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    They are very high maintenance but removing the patina without completely destroying the mirror finish isn't a huge task. I prefer clad knives, easier to thin and maintain but I appreciate the work in a forged honyaki.
     
  14. Dec 1, 2019 #74

    danemonji

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    Speaking of removing patina or restoring mirror finish i always wonder why some prefer finger stones and not use polishing compound and a buffer as that will get faster results.
    For damascus to be honest i have no ideea how to restore that pattern once you thin it as some smiths use ferric chloride to etch it.
    Ku or kasumi are less of a maintenance problem and there are some nice guides here on kkf about restoring kasumi finish.
     
  15. Dec 1, 2019 #75

    Itsjun

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    There's specific Japanese natural stones to etch out the hamon like uchigumori. There's also other stones for Damascus pattern.
     
  16. Dec 1, 2019 #76

    Michi

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    Thanks for that!

    It still sounds like keeping a honyaki in good shape requires a lot of effort. To the point where I'm thinking I wouldn't want to use one. I do like looking at them though :)
     
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  17. Dec 1, 2019 #77

    ynot1985

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    Most of the buyers off the auction houses aren’t japanese.

    In relations to how well they are regardes in Japan. Shigefusa kitchen knives are well know locally and kato is more known for his custom knives. No idea about TF
     
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  18. Dec 2, 2019 #78

    thebradleycrew

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    I wanted to say something about Billipp knives. I've owned one, as well as five different Kato's, several Shigs, two different TF Denkas, among other high end customs from Western makers. The Billipp is indeed (to me) worth the price of admission relative to the others and their current street values. The one I had was both rustic and contemporary, precise, balanced, and the 52100 steel was perfectly heat treated and felt amazing on all types of stones. I sold mine because the geometry wasn't quite what I wanted, but I'd buy one that fit my desires if I found one (I know of one or two that exist). I love my Kato WH that I'll keep for a long time if not forever, but have sold all my Shigs as I just can't get behind the grind or geometry. I guess I'm saying that these things are immensely personal, as I'd expect preferences to be, and at least for me it rules out why I might like some knives over others.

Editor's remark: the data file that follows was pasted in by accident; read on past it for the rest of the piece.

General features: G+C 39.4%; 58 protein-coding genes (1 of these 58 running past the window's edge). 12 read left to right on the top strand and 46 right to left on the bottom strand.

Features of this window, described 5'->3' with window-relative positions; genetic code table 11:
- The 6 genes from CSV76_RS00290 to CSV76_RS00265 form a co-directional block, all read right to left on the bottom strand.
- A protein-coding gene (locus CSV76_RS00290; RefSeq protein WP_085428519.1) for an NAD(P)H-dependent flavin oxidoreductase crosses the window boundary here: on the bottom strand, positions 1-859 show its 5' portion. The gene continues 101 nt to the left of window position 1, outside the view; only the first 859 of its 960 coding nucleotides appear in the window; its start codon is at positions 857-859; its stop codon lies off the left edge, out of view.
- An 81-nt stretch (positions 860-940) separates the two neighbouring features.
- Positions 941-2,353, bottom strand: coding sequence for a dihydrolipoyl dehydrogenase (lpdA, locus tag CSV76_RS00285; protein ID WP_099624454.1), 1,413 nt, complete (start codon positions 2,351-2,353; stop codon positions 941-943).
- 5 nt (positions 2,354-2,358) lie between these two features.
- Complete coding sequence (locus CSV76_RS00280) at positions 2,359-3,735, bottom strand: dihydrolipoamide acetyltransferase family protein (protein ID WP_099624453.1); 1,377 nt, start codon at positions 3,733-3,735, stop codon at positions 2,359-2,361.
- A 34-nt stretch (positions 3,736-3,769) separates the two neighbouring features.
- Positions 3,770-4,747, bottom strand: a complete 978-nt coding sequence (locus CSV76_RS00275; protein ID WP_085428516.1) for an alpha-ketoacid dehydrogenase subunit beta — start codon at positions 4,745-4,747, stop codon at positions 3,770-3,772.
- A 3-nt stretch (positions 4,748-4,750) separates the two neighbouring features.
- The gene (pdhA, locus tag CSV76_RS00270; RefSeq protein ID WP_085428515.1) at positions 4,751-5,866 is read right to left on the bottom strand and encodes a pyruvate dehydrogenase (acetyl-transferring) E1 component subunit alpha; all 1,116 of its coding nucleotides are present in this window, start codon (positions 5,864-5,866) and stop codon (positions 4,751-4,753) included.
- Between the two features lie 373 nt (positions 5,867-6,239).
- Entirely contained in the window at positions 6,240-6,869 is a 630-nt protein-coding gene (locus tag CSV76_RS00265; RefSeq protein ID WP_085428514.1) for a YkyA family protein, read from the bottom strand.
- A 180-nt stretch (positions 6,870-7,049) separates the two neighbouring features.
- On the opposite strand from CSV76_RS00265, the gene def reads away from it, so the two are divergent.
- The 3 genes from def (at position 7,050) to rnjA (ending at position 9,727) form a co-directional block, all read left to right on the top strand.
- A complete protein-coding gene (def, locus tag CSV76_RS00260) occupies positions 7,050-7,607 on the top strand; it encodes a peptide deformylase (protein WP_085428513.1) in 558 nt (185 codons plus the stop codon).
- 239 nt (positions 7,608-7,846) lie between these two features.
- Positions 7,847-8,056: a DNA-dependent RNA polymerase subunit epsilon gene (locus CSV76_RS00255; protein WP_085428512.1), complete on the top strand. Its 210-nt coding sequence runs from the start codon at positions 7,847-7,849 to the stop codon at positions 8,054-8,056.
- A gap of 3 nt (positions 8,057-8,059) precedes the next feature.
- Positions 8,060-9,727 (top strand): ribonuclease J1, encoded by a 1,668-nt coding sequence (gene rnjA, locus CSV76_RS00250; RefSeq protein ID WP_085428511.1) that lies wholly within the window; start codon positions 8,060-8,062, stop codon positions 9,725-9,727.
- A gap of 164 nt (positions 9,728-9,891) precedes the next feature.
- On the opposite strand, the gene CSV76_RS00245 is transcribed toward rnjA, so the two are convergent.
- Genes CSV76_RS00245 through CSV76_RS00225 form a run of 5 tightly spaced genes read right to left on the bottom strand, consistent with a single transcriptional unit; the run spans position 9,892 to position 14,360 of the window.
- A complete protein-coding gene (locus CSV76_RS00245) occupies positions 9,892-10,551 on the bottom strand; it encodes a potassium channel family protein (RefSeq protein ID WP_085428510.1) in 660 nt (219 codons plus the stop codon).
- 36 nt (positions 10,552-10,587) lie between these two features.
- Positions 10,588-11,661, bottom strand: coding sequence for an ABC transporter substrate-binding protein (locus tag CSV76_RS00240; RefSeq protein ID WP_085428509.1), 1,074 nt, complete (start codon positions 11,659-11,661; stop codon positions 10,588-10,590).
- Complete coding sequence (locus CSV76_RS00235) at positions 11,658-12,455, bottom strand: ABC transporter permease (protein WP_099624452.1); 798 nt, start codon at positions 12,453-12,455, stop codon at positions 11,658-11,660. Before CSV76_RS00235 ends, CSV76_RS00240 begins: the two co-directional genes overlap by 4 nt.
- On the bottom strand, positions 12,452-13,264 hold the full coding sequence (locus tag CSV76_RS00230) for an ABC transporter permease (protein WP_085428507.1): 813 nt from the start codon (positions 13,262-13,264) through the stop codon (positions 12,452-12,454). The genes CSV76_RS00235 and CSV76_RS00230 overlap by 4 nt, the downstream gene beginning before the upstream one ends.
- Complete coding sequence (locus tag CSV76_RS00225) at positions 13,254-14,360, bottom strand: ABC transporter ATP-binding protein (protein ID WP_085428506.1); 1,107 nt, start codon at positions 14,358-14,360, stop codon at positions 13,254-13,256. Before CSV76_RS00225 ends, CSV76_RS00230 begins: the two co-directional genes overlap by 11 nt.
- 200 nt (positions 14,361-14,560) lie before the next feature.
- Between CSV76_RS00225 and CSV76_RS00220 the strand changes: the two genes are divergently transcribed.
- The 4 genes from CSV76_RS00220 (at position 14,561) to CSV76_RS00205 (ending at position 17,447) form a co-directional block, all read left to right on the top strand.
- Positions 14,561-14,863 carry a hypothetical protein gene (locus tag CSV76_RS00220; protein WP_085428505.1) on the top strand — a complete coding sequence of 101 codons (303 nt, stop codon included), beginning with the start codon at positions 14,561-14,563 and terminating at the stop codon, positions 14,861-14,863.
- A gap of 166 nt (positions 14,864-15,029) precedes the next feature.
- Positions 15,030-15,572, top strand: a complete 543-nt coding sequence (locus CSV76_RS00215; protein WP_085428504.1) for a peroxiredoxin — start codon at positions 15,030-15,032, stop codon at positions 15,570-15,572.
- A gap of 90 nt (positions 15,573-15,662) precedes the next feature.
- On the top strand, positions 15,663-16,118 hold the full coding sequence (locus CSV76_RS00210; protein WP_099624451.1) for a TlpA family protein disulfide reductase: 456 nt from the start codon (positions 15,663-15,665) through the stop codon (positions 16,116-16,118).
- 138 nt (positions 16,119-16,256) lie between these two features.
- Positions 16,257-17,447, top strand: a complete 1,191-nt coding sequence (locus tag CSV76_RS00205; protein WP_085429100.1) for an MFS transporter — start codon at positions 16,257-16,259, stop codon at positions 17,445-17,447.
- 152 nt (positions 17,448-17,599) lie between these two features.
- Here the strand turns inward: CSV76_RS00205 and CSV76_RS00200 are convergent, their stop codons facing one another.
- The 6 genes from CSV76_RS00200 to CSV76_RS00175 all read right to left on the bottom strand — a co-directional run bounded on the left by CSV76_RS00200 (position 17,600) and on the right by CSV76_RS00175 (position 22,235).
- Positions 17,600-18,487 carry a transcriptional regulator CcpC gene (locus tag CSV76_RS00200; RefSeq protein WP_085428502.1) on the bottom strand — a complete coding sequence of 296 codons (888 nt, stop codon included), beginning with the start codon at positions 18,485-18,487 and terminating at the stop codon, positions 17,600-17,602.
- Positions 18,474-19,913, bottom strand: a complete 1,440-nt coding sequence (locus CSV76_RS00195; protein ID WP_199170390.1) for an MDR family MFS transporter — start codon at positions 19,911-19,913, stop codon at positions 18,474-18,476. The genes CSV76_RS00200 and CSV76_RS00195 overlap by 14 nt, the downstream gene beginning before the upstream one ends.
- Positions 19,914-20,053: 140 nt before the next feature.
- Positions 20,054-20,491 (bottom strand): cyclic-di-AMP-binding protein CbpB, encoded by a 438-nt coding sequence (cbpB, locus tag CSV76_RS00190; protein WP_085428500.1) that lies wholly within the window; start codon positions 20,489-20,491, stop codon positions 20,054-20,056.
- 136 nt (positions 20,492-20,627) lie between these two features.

19. Dec 2, 2019 #79

    Corradobrit1

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    Me too. My cutting style just gels so well with the Kato WH. Its the knife I'm currently using 90% of the time. I've wanted to try a Shig but something keeps holding me back. I think it's the choil shot.... too thick behind the edge.
     
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  20. Dec 2, 2019 #80

    ma_sha1

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    I haven’t tried either, it’s time to get on board
     
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  21. Dec 2, 2019 #81

    lemeneid

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    LOL
     
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  22. Dec 2, 2019 #82

    Hz_zzzzzz

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    Just curious...if you like katanas, why don’t you collect katanas instead?
     
  23. Dec 2, 2019 #83

    ma_sha1

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    Katanas are $10000 & up, vs chef knives $100 & up, that would exclude most people.
     
  24. Dec 2, 2019 #84

    captaincaed

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    One for the kitchen one for the display case. Mine function much better as knives with a patina.

    I agree with diminishing performance returns. But diminishing, not zero. I know when I'm holding my top performers and they weren't cheap. The last 5-10% is what defines the peak in any setting. That said, I'm not chasing unicorns for a while.
     
    Last edited: Dec 3, 2019
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  25. Dec 2, 2019 #85

    Barmoley

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    Can we please stop with katana comparisons. Kitchen knives and katana have very little in common except that both are made of steel and cut things. The design purposes are so different that to draw any comparisons is just ridiculous.
     
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  26. Dec 2, 2019 #86

    Corradobrit1

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    Plus a monosteel honyaki is nothing like a katana, which is san mai
     
  27. Dec 2, 2019 #87

    Barmoley

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    Not all katana are San Mai.
     
  28. Dec 3, 2019 #88

    captaincaed

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    upload_2019-12-2_19-3-12.gif
    No katanas
     
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  29. Dec 3, 2019 #89
    WTS Masamoto katana 10k... Finally I can buy that BAE UTCX (Thermal Clip on) I've been eyeing.
     
  30. Dec 3, 2019 #90

    Marek07

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    Some unicorns just go... never to return. :rolleyes:



    Unicorn dinner2.JPG